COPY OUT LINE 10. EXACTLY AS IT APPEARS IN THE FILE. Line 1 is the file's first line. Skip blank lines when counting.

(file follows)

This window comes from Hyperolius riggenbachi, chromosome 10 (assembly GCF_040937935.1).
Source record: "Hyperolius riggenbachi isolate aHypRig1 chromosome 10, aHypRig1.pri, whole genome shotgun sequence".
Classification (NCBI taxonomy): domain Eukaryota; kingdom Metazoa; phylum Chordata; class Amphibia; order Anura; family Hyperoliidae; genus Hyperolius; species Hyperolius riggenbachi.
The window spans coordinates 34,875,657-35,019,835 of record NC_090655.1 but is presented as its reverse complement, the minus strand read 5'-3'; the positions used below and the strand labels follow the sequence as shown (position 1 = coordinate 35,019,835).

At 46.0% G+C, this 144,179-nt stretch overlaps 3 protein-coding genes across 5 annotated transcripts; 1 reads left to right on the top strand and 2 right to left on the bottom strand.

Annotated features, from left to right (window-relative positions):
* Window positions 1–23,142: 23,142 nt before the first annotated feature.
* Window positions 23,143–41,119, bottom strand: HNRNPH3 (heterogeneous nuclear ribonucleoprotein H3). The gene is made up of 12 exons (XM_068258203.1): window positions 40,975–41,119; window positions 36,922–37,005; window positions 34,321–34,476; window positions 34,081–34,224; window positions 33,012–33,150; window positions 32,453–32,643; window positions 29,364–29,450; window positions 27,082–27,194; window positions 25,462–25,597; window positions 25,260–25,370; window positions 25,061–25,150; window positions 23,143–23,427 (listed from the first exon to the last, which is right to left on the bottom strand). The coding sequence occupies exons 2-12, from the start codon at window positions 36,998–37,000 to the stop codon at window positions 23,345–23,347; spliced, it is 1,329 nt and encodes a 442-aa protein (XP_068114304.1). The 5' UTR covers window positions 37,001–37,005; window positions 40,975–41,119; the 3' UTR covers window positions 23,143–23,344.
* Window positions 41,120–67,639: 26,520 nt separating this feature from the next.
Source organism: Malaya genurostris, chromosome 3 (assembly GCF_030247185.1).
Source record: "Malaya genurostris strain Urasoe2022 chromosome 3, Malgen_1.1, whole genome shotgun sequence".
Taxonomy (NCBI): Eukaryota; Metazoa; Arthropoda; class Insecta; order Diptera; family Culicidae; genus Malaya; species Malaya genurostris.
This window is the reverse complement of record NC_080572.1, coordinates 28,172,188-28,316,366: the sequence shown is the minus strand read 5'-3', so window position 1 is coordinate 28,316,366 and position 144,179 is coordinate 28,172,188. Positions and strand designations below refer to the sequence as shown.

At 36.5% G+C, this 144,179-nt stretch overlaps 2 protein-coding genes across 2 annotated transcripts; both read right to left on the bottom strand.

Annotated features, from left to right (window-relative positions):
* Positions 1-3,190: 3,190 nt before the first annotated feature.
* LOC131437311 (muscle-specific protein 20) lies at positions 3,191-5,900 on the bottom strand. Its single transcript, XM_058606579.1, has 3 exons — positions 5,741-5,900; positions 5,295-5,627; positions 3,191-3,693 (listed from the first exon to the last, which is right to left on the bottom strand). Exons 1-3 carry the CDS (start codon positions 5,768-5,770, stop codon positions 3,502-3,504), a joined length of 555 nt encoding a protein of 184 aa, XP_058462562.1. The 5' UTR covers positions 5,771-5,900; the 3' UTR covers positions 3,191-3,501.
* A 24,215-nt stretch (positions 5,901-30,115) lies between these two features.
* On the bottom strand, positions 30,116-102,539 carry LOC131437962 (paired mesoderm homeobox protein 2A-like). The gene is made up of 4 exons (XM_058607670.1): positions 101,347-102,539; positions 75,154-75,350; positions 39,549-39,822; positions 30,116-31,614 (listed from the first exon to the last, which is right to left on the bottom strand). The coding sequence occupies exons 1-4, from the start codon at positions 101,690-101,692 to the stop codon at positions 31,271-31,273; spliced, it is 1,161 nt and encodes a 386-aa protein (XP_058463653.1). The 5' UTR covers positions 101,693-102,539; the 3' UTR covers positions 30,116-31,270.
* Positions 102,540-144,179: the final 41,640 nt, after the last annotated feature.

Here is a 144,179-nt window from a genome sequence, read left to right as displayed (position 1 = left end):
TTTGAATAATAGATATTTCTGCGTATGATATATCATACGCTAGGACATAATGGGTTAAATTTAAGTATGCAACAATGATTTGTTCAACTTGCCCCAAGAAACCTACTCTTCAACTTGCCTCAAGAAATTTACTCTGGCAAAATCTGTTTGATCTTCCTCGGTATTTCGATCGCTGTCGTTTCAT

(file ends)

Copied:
Source organism: Malaya genurostris, chromosome 3 (assembly GCF_030247185.1).